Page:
Friday, June 22, 2012

Energy in Utah

With gas prices on the rise to record heights, America’s energy independence has never been more of an issue than it is in this election.  Working class Americans are struggling with rising costs all around them: not only is gas more expensive, so is electricity, and with those increased costs, all basic commodities such as food are becoming more expensive.  These prices are subject to numerous factors, and there is no silver bullet that can or will completely alleviate these rising costs.

A topic that arises constantly in the discussion on energy is drilling for oil.  This is particularly important for Utah residents because of the vast amounts of oil and gas considered to be contained in Utah lands.  A recent report by the Government Accountability Office estimates that in the Green River Formation shared by Utah, Colorado and Wyoming, some 3 trillion barrels of recoverable oil lie untouched--that’s enough to power our nation’s vehicle fleet for two hundred years.  Unfortunately, the fact that the majority of these resources are currently under Federal control has taken the choice to develop these resources out of Utahns’ hands.  The benefits that come to a state that utilizes resources like oil are significant.  Similar oil extraction programs are underway in Arkansas, Texas, and Pennsylvania, creating thousands of jobs and adding billions of dollars to these respective states’ economies.

Another hot topic this year is nuclear energy.  The Blue Castle Project near Green River, Utah has polarized the debate.  Those for this new nuclear power plant cite its substantial increase in electric power generation in state.  Detractors are concerned about the large consumption of water from the Colorado river involved as well as the possible effects of a meltdown.  The reality is we need energy and our population is growing.  And there are environmental consequences for all types of energy: nuclear power brings with it the risk of meltdown and concerns regarding waste disposal; hydroelectric power comes at the expense of rivers; traditional coal-derived electricity inherently pollutes.  We must strike a balance of meeting our population’s needs while addressing these real and important consequences.  My son Robert was serving as an LDS missionary in Tokyo, Japan at the time of the historic Fukushima meltdown following the devastating tsunami in Sendai.  My wife Joye and I know firsthand the worry and concern that come with having loved ones in the path of such disasters.  Accordingly, safe implementation of sources of power such as nuclear is a high priority for me.  If the Blue Castle Project is to go forward, it must be accompanied by a specific and safe plan for disposal of waste as well as measures to prevent possible meltdowns.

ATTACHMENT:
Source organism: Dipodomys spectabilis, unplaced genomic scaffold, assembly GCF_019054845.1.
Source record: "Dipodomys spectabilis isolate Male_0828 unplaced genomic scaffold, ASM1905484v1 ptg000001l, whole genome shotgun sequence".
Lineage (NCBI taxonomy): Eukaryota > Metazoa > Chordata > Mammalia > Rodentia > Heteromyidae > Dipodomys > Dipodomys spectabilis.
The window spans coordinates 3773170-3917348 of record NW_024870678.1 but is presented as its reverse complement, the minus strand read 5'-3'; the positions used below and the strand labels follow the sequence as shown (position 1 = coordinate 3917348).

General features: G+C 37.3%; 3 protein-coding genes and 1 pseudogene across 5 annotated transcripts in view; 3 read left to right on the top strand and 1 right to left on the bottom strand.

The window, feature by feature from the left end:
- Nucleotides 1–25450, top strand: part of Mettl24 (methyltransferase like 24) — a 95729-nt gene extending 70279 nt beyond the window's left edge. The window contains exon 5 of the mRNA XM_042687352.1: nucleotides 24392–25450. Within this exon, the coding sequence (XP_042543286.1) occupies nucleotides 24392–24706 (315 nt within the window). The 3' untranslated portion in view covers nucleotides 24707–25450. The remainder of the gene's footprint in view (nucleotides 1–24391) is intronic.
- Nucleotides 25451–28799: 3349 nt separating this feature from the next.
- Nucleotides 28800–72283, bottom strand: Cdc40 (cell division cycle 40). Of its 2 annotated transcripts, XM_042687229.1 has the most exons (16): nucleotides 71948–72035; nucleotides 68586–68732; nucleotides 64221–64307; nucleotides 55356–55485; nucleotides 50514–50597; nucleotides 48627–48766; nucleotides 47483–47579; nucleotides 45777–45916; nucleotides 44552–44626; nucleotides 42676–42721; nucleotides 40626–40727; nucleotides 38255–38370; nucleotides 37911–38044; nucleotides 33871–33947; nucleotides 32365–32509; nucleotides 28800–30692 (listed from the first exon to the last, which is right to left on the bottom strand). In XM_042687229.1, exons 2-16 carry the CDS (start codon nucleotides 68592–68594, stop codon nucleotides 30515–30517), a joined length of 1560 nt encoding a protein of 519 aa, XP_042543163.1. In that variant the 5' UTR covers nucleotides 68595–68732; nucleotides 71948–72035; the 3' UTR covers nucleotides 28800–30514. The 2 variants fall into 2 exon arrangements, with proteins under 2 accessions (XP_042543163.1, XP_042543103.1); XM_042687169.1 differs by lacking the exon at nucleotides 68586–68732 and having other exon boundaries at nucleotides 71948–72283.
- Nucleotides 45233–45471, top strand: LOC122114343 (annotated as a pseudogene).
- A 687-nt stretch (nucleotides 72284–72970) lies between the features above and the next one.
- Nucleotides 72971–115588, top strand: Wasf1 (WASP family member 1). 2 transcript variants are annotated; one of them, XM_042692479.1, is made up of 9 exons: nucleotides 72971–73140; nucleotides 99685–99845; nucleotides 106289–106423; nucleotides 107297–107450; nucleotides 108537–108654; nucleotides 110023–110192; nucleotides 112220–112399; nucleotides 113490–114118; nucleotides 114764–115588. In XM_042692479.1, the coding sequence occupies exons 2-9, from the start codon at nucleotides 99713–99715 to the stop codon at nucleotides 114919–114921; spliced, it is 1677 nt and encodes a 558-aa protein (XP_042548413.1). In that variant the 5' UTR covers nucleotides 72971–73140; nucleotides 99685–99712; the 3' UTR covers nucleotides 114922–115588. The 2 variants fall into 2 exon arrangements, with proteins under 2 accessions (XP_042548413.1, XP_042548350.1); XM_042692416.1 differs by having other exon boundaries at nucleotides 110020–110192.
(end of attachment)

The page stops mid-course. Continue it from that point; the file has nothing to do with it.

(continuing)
There are basic policies that our government must practice in order for us to best serve American families that are trying to weather these trying times:
1. First and foremost, ensure the safety of Utah residents.  Dangerous and irresponsible development of energy resources, however profitable, must be discouraged.  
2. Be wise stewards of the environment.  The development of nuclear power in Green River must be carefully considered for its long-term effects, and all pros and cons must be weighed.
3. Use the resources available to us.  Promote the continued development of fossil fuel and renewable energy sources throughout the state.
4. Where necessary, take back Federal lands that rightfully belong to Utah so that Utahns can reap the benefits of responsible development of energy resources.

Together, we can take important steps that will help Utah safely and responsibly utilize our abundant natural resources.